Sinn Féin’s core objectives of promoting equality and building a united Ireland dictate all my work as Minister for Culture, Arts and Leisure in the six counties. That is evident through a range of political strategies Sinn Féin is driving in relation to the Irish language, the major capital spend on new sports stadia, and the development of a positive and effective approach to the decade of centenaries now upon us.
Take the Liofa campaign which is increasing the inclusiveness and spreading the cultural richness of the Irish language. I was deeply proud to launch Liofa last September, with a target of generating 2015 fluent Irish speakers in the next three years.
Nine months on, over 1900 have already signed up and the campaign is spreading by the day. People from every walk of life have committed themselves to Liofa: from PSNI officers to GAA members; from DUP politicians to republican ex-prisoners; from those who have lost their fluency, to those who never had it. Young and old; from every background: in every area.
It is a campaign which I have launched throughout the north, and the appetite and enthusiasm for Liofa is inspiring. Mar shampla, tá mé ag foghlaim arís agus ag freastal ar mo rang gaeilge gach seachtain. Ma bhfuil mise abalta é a dhéanamh, thig le gach duine é a dhéanamh!
Those principles of equality and inclusiveness for the Irish language, are also at the heart of the new stadia programme I am directing. Costing over £110m, the three new sports stadia for gaelic, soccer and rugby represent one of the biggest capital projects that the Executive is bringing forward in the current term.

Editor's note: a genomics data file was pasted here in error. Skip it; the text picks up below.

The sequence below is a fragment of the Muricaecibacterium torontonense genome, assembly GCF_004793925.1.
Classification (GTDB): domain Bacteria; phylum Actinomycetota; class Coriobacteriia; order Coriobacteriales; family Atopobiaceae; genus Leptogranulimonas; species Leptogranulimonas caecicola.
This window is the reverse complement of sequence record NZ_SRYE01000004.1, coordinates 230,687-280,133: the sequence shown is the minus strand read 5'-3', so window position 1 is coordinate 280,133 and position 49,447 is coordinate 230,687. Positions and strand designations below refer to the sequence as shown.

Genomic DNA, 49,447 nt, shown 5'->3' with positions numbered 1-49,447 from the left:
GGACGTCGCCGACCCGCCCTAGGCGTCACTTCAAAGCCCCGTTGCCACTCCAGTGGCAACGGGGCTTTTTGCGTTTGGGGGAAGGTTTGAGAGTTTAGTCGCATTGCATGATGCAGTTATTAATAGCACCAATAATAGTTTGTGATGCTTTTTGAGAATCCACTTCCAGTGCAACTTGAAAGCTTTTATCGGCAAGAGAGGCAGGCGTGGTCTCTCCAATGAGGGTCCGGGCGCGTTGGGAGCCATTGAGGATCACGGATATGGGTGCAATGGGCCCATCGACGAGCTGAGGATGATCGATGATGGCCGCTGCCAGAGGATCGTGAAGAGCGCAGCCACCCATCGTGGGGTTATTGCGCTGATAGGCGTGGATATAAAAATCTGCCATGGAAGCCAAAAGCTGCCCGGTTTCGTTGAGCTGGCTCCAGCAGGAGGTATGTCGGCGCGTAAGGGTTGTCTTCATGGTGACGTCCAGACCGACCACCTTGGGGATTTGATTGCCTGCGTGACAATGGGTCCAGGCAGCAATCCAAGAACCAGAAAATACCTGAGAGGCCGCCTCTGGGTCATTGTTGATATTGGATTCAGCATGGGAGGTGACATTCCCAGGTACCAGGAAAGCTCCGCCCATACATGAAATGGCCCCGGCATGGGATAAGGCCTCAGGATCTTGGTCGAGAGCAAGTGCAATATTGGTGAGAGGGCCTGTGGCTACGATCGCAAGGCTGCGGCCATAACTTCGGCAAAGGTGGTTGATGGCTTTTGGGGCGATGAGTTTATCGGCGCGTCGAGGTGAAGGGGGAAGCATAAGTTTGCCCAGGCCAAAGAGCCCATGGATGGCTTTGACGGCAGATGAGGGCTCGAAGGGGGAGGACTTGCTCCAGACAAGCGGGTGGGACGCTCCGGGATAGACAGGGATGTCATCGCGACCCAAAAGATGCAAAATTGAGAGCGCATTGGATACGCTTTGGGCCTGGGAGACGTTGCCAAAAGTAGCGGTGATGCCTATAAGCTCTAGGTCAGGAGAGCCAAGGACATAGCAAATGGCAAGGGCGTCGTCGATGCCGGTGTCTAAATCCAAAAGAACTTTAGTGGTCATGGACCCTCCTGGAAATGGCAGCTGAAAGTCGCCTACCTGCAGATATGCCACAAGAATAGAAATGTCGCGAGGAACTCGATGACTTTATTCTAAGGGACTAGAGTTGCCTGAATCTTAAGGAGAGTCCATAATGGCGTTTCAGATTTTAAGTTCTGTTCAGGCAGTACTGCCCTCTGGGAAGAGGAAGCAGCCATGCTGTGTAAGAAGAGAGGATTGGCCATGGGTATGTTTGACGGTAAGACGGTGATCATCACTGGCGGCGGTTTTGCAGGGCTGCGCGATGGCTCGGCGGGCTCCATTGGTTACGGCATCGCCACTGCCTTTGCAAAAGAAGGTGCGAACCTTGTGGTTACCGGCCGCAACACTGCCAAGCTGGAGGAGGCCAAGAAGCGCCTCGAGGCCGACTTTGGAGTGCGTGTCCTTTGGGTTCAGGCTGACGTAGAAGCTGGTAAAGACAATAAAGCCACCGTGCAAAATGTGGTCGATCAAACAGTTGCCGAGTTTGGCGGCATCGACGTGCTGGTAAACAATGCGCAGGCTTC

Sinn Féin as a party, and I as a republican activist and Minister of Sport, see the stadia programme as a major responsibility. But it is not just about bricks and mortar, or pounds and pence. It is about people and places, especially the most deprived and objectively needy in the six counties.
I have made it my Ministerial priority to ensure that effective contract clauses and equality policy mechanisms will be built into the development of the three stadia. The purpose of these initiatives will be to target sustainable employment and sustainable apprenticeships at the most objectively needy sectors of society, and at the same time ensure that local deprived communities in the vicinity of the new stadia gain maximum involvement and outcomes through wider social and economic returns.
This isn’t just about building new stadia: it’s about building a future for the most systematically deprived communities in the north. And while we are building that practical future, we also have to build a political future in which equality, inclusiveness, self-determination and respect for difference are at the heart.
That is why Sinn Féin will ensure that the current decade of centenaries into which we face will be commemorated and celebrated on the basis of those core republican values. That means Irish republicans being open to learning, understanding and appreciating the common history of this island in ways that we might never previously have considered.
It means unionists starting to engage with the republican reality that partition and the Orange state was bad for everyone on the island, because it allowed the British connection at Westminster to once more divide Irish people on the basis of a regime of malign apartheid and structured discrimination.
And it means that some politicians in the 26 counties who commemorate major IRA actions of one hundred years ago whilst at the same time facilitating modern illegal wars in the Middle-East through Shannon airport, should catch themselves on and finally accept that modern Irish republicanism – led by Sinn Féin – is truly delivering for the people and for the future.
Go raibh mile maith agaoibh.